Iran now all but controls a land corridor that runs from Tehran to Tartous in Syria, on the Mediterranean coast, giving it access to a seaport a long way to its west, and far from the heavily patrolled waters of the Arabian Gulf. The route passes through the centre of Iraq, and Syria, skirting the Lebanese border and what were some of the most active areas of the Syrian civil war, which have been returned to regime control. “They are two months from finishing this,” said a senior regional intelligence official. “This changes things. It gives them an open supply line to move whatever they want. And it gives them strategic depth. It is a big deal.”
Among all its proxies, Hezbollah in Lebanon has been the most valuable – and potent. Hezbollah is the arrowhead of Iran’s projection against Israel, and it has drawn heavily on its battle-hardened members and leaders in other regional conflicts – Syria especially, where the group has suffered at least 1,500 casualties – as well as Iraq and Yemen."
Frankly I still see the World media, think tanks etc are still at sea on what is going on. They are forming opinions and views from the general press but nothing from their usual retainers from the inside.
Was this planned and organised or is it the mind of a young crown prince who has to make up for a costly war in Yemen he called that is going no where but creating an humanitarian crisis of an epic proportion.
My thoughts are that no rational person would open so many fronts unless driven by an event that has not been revealed.
UAE Minister of State for FA and Saudi’s FA Minister during the Qatar crisis made known their intentions by speaking to the press and by twitter. It’s not the case in this instance. In fact an old interview with MBS was used. This suggest an unexpected event.
The removal of National Guard Minister which has been in the hands of a father and son for 55 years without any repurcussions is also quite startlingly.
Arabs do not hold to primogeniture so it is unlikely they picked a nutcase.
I guess more questions than answers.
Well said and very true - your experience of Lebanon of course depends on where in Lebanon you landed and spent time - they are quite the "mosaic" culture with the wildest parties regardless of religious denominations - they also have one of the most convoluted but necessary governmental systems found anywhere in the world - their ability to converse in multiple languages typically also gives them the added advantage (yet the North Africans tend to go one better as they also speak Dharijah).
One thing that is severely underestimated and appreciated in this part of the world is the notion of pride of identity. Regardless of whatever they have suffered, they are very proud people in general (as is the wider Arab world) - its a cultural manifestation that allows them to insert themselves into any dire situation and survive.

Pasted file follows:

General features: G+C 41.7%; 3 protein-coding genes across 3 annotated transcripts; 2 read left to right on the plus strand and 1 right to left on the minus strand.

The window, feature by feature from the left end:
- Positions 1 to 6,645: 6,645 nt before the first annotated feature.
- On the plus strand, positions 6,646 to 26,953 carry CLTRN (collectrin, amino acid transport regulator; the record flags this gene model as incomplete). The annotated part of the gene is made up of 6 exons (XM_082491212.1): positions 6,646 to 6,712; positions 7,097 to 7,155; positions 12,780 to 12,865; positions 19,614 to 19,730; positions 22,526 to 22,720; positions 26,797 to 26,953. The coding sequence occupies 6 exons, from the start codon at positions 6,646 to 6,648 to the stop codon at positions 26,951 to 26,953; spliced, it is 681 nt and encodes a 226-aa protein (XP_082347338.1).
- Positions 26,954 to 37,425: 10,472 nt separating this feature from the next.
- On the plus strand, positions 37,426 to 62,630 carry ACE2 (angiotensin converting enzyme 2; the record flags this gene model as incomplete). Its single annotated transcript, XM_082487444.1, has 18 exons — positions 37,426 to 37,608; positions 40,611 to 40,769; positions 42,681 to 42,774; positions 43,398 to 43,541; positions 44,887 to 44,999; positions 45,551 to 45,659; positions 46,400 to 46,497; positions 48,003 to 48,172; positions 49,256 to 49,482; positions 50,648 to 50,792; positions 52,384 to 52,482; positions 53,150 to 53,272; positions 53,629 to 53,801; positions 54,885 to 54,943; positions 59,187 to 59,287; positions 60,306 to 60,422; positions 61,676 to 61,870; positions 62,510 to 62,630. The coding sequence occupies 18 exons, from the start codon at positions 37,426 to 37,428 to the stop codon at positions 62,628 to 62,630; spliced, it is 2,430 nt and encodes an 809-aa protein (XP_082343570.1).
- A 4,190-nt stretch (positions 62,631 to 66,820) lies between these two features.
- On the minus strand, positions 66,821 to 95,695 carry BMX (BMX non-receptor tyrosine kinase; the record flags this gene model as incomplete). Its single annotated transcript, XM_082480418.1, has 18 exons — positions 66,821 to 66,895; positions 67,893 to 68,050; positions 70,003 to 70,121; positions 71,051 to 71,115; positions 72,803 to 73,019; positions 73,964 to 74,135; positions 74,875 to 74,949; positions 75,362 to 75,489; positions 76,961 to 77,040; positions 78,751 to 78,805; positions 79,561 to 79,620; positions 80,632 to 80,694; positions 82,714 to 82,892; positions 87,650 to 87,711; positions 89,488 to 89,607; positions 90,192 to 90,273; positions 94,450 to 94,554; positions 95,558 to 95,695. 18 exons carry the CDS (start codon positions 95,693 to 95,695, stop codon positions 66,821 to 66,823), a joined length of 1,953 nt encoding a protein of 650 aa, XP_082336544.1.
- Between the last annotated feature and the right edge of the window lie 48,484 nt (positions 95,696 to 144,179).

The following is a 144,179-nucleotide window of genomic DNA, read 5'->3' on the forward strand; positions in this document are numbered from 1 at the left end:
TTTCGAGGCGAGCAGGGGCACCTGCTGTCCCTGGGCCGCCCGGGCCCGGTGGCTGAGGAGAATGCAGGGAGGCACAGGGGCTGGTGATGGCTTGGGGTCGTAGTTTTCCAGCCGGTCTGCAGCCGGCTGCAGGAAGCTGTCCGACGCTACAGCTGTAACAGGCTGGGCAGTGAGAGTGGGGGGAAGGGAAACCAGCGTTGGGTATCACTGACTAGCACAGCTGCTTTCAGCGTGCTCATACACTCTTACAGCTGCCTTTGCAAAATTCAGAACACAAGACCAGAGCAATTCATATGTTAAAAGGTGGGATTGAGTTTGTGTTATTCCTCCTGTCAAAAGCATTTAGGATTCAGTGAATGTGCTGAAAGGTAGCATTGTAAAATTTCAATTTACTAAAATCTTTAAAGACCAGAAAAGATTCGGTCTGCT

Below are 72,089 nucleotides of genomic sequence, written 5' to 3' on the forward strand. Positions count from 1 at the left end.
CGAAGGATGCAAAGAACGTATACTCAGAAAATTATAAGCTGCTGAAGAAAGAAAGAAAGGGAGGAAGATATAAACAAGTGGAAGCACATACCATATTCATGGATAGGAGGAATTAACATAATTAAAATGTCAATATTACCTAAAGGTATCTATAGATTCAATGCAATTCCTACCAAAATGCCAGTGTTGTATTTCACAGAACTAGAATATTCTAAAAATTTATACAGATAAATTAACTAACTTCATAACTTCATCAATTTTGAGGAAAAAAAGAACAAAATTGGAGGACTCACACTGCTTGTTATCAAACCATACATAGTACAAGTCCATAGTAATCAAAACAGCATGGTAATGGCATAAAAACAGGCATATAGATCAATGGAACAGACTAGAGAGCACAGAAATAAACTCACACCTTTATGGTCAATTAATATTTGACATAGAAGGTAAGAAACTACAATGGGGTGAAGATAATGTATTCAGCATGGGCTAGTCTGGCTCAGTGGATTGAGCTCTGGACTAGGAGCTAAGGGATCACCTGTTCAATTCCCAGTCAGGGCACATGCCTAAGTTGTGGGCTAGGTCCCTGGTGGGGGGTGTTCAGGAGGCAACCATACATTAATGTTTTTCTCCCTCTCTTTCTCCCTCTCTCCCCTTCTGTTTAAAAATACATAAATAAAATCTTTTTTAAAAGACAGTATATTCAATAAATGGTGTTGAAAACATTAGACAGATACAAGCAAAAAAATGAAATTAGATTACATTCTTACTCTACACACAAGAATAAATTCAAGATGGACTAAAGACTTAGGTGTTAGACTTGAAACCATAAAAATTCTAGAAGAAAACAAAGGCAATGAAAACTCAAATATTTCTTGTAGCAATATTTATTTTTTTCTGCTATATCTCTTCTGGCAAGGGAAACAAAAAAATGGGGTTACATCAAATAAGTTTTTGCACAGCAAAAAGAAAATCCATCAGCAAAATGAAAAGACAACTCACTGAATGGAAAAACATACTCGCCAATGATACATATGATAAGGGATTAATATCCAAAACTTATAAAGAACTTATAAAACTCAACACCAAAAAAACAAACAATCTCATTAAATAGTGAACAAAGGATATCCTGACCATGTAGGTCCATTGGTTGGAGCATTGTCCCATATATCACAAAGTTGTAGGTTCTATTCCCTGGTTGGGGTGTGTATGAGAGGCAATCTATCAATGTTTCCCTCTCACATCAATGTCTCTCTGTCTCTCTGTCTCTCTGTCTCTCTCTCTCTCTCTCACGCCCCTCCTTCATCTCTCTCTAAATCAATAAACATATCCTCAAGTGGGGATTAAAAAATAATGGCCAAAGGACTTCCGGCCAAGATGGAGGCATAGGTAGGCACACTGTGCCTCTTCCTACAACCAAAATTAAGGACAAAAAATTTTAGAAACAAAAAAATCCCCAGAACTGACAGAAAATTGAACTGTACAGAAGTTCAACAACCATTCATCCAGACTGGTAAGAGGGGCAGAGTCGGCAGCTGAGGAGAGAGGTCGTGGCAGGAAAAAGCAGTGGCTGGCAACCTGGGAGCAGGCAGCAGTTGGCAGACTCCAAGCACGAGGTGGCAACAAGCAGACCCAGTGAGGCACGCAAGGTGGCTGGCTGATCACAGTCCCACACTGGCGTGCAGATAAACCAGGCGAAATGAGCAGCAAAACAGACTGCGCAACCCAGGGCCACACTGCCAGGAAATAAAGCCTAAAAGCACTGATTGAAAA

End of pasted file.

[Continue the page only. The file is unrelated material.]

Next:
I am sure you also realised how narrow a "country" it is because it really is just a strip of land yet so soiled with the bloodshed of the worse kind.
This press award winner captures that spirit of Lebanon:
Since we are on the Lebanese, here are my observations. I am aware of the Lebanese diaspora, they are held in similar vein as Jews, Sindhis in their host countries. All 3 noted for their entrepreneurial and financial acumen but integration and assimilation are a separate manner.
Australia has been a major recipient of the the Diaspora since the 70s and has a sizeable presence in Sydney. They are immersed deeply in state politics. However they are notorious for rife corruption that involves entire families. It has permeated state and municipal councils. It’s for this reason that Australians are prepared to vote Chinese as city majors, ministers even though they late arrivals, it’s not the same for the Lebanese.
It’s this lot that were robbing Chinese and Indian students on student visas because of their laptops and mobile phones though the Australian press were too politically correct to name the ethnicity but when charged their names in the press were a giveaway.
Despite their earlier entry into OZ, the Asians and new Africans have leapfrogged them across the public service and commercial sector.
It’s the same in Africa.
I understand that in the ME and in Gulf countries they are rated well above others of the region in terms of work ethics and ability especially in accounting, finance and sales but organisations are carefull of family ties and private work done with employers resources and IP.
This is a far cry when Beirut was centre of nearly everything good but 2 things seem to have caused much grief to the community - Beirut and Lebanon being made the favourite playground of the regional adversaries and favoured site for proxy wars and their parochialism.